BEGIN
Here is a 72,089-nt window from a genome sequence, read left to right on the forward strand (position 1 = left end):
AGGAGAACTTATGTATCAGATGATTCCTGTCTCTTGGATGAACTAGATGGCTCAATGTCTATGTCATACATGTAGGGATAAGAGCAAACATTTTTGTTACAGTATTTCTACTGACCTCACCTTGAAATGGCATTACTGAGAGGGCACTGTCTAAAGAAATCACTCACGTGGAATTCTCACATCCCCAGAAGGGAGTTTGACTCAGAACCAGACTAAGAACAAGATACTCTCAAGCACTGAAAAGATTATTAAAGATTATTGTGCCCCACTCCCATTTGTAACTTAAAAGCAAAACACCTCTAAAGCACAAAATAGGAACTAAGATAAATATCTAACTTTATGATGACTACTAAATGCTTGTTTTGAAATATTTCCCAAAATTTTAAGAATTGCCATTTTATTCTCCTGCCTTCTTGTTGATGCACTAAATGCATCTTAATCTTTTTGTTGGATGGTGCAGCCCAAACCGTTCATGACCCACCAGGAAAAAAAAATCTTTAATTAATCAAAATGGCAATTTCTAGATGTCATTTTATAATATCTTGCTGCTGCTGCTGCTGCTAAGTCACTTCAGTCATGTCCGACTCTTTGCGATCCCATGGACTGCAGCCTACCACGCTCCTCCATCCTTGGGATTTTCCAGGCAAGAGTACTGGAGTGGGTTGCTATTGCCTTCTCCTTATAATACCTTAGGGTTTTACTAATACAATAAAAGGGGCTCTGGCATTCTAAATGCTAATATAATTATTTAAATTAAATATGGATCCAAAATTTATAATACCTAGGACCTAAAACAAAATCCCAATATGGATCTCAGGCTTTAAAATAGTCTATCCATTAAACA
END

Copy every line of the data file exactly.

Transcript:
Here is a 72,089-nt window from a genome sequence, read left to right on the forward strand (position 1 = left end):
AGGAGAACTTATGTATCAGATGATTCCTGTCTCTTGGATGAACTAGATGGCTCAATGTCTATGTCATACATGTAGGGATAAGAGCAAACATTTTTGTTACAGTATTTCTACTGACCTCACCTTGAAATGGCATTACTGAGAGGGCACTGTCTAAAGAAATCACTCACGTGGAATTCTCACATCCCCAGAAGGGAGTTTGACTCAGAACCAGACTAAGAACAAGATACTCTCAAGCACTGAAAAGATTATTAAAGATTATTGTGCCCCACTCCCATTTGTAACTTAAAAGCAAAACACCTCTAAAGCACAAAATAGGAACTAAGATAAATATCTAACTTTATGATGACTACTAAATGCTTGTTTTGAAATATTTCCCAAAATTTTAAGAATTGCCATTTTATTCTCCTGCCTTCTTGTTGATGCACTAAATGCATCTTAATCTTTTTGTTGGATGGTGCAGCCCAAACCGTTCATGACCCACCAGGAAAAAAAAATCTTTAATTAATCAAAATGGCAATTTCTAGATGTCATTTTATAATATCTTGCTGCTGCTGCTGCTGCTAAGTCACTTCAGTCATGTCCGACTCTTTGCGATCCCATGGACTGCAGCCTACCACGCTCCTCCATCCTTGGGATTTTCCAGGCAAGAGTACTGGAGTGGGTTGCTATTGCCTTCTCCTTATAATACCTTAGGGTTTTACTAATACAATAAAAGGGGCTCTGGCATTCTAAATGCTAATATAATTATTTAAATTAAATATGGATCCAAAATTTATAATACCTAGGACCTAAAACAAAATCCCAATATGGATCTCAGGCTTTAAAATAGTCTATCCATTAAACA